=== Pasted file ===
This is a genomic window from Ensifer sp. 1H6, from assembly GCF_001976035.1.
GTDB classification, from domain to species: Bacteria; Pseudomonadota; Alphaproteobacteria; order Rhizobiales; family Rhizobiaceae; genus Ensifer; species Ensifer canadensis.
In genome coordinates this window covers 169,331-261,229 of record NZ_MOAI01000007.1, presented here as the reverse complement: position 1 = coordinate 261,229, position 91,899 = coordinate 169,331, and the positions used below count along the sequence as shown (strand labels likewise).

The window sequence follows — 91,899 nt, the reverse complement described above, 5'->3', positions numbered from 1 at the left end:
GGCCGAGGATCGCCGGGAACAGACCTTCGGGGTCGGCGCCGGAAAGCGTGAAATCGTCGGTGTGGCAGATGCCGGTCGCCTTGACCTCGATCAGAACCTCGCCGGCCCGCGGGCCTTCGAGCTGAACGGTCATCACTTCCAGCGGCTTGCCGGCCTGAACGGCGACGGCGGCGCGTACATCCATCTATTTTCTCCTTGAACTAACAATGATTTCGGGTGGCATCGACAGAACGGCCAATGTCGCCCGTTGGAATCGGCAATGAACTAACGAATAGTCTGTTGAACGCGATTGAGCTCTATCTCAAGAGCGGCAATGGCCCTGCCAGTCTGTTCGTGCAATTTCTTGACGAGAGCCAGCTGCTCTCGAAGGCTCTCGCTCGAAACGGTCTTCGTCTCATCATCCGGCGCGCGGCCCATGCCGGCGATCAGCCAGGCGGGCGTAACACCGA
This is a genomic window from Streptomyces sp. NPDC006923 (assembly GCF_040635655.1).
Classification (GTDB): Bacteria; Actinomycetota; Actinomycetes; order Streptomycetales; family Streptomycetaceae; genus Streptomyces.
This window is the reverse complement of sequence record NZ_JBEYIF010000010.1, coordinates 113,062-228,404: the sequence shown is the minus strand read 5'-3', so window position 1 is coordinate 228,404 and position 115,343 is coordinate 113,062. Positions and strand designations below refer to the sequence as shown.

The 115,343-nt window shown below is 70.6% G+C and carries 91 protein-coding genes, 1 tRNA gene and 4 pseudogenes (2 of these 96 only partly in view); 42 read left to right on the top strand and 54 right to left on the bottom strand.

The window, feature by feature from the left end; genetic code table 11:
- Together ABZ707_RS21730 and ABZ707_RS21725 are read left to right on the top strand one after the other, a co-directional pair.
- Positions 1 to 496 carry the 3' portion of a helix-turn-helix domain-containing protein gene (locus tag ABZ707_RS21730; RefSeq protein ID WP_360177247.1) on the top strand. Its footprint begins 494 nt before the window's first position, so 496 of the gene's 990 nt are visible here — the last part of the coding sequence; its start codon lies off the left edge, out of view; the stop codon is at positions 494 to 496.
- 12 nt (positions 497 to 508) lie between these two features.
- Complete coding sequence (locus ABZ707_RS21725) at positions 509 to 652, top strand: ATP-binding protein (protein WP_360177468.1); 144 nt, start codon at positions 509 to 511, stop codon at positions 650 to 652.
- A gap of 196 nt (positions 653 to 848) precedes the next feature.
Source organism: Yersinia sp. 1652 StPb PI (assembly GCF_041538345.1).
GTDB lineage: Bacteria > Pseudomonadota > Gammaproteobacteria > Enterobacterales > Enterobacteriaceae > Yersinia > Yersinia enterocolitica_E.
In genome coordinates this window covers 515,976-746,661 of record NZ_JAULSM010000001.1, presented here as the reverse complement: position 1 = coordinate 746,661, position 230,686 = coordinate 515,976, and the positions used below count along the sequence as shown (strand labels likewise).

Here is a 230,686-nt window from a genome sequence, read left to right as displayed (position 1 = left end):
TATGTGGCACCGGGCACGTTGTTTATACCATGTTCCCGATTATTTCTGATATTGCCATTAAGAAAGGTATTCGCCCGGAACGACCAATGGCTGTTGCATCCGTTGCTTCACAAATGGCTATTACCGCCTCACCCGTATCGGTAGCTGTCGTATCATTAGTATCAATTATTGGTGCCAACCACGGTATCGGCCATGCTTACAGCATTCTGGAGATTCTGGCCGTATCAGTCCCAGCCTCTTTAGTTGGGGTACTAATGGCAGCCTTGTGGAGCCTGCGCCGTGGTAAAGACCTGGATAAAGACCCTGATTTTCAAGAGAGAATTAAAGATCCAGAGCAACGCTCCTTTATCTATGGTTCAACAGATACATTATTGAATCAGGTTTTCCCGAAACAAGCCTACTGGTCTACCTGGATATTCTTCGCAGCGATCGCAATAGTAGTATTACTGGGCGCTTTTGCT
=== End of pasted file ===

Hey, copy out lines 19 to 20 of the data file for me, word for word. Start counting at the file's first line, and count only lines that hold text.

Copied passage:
Here is a 230,686-nt window from a genome sequence, read left to right as displayed (position 1 = left end):
TATGTGGCACCGGGCACGTTGTTTATACCATGTTCCCGATTATTTCTGATATTGCCATTAAGAAAGGTATTCGCCCGGAACGACCAATGGCTGTTGCATCCGTTGCTTCACAAATGGCTATTACCGCCTCACCCGTATCGGTAGCTGTCGTATCATTAGTATCAATTATTGGTGCCAACCACGGTATCGGCCATGCTTACAGCATTCTGGAGATTCTGGCCGTATCAGTCCCAGCCTCTTTAGTTGGGGTACTAATGGCAGCCTTGTGGAGCCTGCGCCGTGGTAAAGACCTGGATAAAGACCCTGATTTTCAAGAGAGAATTAAAGATCCAGAGCAACGCTCCTTTATCTATGGTTCAACAGATACATTATTGAATCAGGTTTTCCCGAAACAAGCCTACTGGTCTACCTGGATATTCTTCGCAGCGATCGCAATAGTAGTATTACTGGGCGCTTTTGCT